How to Become an FBI Agent

A Look at the Qualifications and Requirements

Southern California Reaction to Terrorist Attack

Michael Caulfield Archive/Contributor/WireImage/Getty Images

The FBI is the federal government’s chief investigative unit and one of the world’s elite law enforcement agencies. Special agents with the FBI investigate federal crimes and also play a role in maintaining security within the United States.

Federal crimes are defined as actions that violate federal law, as opposed to crimes that are violations of state or local laws. Some examples of federal crimes include mail fraud, kidnapping, bank robberies, and more. Criminal activities that cross state lines often are under the jurisdiction of the FBI as well.

Candidates must have solid educational backgrounds and be able to pass extensive background checks and physical fitness tests to become a special agent with the FBI.

Job Duties

Special agents in the FBI are divided into five career paths:

  • Intelligence: The FBI gathers information and data from all forms of criminal activity, from gang activity to drug trafficking to fraud, and everything in between. This information is sourced, categorized, and analyzed, helping the FBI to build a database that can be useful in future investigations.
  • Counterintelligence: Agents involved in counterintelligence generally are investigating foreign operatives of other nations who might be gathering data on the U.S.
  • Counterterrorism: The FBI investigates individuals and groups that may be involved with planning terrorist activities on U.S. soil. Suspected terrorists who are the targets of investigations may be foreign or domestic.
  • Criminal: The investigation of major crimes is the largest and most significant function of the FBI. The scope of criminal activities investigated is broad.
  • Cyber: The primary function of this division of the FBI is to protect sensitive government data from criminal threat, foreign or domestic. Agents in this area also conduct forensic investigations of computers and other related equipment that might serve as evidence for other crimes.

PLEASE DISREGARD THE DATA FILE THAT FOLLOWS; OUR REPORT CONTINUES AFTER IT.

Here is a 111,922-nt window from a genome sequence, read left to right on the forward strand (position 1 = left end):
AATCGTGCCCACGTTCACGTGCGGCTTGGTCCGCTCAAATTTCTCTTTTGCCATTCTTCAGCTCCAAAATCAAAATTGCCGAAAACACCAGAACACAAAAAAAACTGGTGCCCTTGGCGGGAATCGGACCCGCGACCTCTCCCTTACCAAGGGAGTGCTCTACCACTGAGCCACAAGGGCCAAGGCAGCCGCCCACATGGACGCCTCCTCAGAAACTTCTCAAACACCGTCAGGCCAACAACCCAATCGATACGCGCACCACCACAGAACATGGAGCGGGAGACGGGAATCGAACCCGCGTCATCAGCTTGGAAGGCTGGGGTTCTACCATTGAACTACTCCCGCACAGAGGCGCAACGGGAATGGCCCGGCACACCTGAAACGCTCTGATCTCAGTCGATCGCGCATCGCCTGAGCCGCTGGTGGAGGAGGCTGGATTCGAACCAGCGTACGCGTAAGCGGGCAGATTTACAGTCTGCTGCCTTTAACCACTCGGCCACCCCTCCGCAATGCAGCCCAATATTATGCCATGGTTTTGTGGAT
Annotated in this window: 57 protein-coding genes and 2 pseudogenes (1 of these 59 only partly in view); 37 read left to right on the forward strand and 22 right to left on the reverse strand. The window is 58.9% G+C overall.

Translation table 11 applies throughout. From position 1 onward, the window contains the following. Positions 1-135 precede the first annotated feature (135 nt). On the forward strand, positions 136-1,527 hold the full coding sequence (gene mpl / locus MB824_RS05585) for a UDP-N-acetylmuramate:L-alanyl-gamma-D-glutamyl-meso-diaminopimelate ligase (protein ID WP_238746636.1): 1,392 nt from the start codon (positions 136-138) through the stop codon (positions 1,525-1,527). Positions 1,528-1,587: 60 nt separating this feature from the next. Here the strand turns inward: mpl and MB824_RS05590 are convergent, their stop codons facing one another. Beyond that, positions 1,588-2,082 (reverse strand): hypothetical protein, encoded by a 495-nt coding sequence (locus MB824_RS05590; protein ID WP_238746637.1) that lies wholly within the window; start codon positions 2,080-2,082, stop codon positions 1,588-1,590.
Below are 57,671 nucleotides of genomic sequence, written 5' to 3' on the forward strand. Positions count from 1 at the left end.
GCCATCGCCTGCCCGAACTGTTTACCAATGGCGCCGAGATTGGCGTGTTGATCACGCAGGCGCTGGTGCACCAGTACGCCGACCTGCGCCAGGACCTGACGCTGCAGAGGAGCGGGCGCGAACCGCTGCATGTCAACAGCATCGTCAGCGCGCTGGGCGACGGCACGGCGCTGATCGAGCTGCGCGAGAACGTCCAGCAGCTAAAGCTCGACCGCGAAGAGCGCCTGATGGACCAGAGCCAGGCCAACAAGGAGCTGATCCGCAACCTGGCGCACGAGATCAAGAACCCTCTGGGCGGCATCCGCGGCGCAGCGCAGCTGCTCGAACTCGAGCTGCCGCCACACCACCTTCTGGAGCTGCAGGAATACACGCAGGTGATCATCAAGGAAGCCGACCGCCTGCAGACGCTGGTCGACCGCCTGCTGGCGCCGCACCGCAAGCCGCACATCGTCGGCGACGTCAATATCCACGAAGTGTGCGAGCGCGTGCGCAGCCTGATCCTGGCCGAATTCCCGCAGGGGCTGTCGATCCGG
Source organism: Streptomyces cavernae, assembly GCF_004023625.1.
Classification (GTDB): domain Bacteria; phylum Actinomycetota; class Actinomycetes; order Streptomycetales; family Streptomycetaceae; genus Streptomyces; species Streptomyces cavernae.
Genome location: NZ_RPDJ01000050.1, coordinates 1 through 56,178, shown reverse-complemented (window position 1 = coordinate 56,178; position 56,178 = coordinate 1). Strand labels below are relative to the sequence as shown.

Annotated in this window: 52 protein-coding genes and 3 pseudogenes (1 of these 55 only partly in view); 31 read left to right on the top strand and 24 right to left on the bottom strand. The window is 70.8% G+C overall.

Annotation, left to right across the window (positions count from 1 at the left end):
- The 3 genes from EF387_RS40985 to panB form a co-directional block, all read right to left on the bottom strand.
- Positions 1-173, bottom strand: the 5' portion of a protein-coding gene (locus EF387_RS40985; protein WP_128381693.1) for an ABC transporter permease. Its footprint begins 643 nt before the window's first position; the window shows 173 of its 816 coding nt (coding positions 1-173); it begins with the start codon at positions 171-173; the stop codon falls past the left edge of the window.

Education and Experience

Serving as an FBI Agent is a demanding job with strict entry requirements; FBI Agents must:

  • possess a four-year degree from an accredited college or university
  • have completed three years of professional work experience
  • qualify under one of five special agent entry programs: accounting, computer science/information technology, language, law, or diversified. Exceptional academic credentials and foreign language abilities are helpful in gaining acceptance to the special agent entry programs.

Other Qualifications

Newly appointed special agents are assigned to one of the FBI's 56 field offices. Therefore, FBI agents must be available for assignment anywhere in the FBI’s jurisdiction. FBI Agents must:

  • be a U.S. citizen (or a citizen of the Northern Mariana Islands)
  • be 23 to 37 years old upon appointment
  • possess a valid driver's license

Critical Skills

After qualifying for one of the five entry programs, applicants are prioritized in the hiring process based upon certain critical skills for which the FBI is recruiting. These skills may include:

  • accounting
  • finance
  • information technology expertise
  • engineering expertise
  • foreign language proficiency
  • intelligence experience
  • law experience
  • law enforcement/investigative experience
  • military experience
  • physical sciences (e.g., physics, chemistry, biology, etc.) expertise
  • diversified experience

FBI Training Academy